Although Pennsylvania Gov. Ed Rendell signed three more death warrants last week, the condemned convicts won’t be executed anytime soon, says the Associated Press. Rendell, a death-penalty supporter, has signed 113 execution warrants during his two terms, but it appears likely he will leave office in a little more than four months without seeing any of them carried out. Since Pennsylvania reinstated the death penalty in the 1970s, only three men have been put to death; all had given up their appeals. The state has about 215 men and five women awaiting execution, including 50 who were sentenced in the 1980s.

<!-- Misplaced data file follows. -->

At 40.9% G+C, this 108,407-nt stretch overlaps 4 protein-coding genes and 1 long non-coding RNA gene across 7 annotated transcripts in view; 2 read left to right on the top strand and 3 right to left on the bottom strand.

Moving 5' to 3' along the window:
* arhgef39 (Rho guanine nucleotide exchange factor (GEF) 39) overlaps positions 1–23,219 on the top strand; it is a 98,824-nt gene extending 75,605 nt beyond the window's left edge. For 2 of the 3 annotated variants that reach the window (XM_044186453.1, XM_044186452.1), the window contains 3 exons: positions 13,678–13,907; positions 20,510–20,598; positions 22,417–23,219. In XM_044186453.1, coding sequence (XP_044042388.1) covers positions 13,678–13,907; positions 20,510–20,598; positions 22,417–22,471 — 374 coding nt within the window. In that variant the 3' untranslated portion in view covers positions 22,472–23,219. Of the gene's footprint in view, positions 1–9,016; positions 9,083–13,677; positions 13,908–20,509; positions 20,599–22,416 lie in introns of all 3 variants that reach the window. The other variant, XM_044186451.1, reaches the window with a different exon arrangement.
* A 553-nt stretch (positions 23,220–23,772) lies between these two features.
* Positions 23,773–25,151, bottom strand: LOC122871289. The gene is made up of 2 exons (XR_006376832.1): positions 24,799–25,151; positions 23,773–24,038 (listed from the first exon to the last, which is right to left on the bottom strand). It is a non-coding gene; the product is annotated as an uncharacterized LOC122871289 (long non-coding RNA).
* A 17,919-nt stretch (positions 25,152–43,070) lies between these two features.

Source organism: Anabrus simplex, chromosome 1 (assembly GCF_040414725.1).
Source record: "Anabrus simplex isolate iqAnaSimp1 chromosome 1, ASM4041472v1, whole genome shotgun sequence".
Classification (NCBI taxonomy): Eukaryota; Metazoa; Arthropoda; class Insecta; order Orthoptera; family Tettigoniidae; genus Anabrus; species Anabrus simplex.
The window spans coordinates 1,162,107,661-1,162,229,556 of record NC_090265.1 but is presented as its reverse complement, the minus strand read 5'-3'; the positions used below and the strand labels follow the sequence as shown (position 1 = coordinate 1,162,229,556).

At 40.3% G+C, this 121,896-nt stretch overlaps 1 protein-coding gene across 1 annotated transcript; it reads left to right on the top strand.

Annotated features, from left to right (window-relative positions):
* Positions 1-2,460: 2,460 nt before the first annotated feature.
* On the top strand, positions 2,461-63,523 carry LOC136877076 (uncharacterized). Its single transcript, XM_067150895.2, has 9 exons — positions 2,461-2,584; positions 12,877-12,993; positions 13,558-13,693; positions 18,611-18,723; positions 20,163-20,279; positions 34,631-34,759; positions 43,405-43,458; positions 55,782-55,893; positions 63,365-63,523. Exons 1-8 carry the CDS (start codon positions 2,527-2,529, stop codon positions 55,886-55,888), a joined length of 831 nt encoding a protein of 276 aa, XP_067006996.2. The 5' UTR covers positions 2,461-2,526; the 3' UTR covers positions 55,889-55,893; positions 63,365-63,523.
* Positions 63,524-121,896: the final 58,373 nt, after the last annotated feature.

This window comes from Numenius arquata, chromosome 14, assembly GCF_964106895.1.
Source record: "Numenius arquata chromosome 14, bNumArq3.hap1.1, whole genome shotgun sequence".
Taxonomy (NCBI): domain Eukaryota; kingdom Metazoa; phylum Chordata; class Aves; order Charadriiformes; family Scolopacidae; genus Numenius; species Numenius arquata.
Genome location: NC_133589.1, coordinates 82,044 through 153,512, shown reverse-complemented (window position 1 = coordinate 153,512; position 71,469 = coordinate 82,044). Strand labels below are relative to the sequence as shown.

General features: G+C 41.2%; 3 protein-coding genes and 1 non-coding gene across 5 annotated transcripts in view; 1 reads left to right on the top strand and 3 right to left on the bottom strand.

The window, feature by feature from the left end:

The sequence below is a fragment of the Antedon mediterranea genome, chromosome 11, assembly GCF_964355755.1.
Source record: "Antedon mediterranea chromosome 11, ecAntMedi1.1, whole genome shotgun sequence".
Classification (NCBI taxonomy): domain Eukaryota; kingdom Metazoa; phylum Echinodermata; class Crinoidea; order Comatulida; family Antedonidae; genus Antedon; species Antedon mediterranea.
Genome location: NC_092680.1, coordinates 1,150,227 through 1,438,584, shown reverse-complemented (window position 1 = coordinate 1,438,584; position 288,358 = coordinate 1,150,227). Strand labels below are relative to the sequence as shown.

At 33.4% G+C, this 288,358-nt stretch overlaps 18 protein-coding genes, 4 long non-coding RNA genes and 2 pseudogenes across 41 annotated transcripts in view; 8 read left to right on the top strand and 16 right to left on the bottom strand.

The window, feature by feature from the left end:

Despite the lack of executions and the continual flow of inmates sentenced to death by county courts, the number of inmates awaiting capital punishment is gradually declining, though the state’s death row remains the nation’s fourth-largest. At one point the Corrections Department housed nearly 250 condemned inmates, but their ranks have been thinned by court reversals, resentencings to life in prison, and deaths by natural causes and suicide. Rendell says he considers the death penalty a deterrent, but only when executions are carried out relatively quickly. “It’s very frustrating – it’s frustrating to the families, it’s frustrating to the police,” he said. “You can build anything in the world in three years. You should be able to have all appeals exhausted in three years.”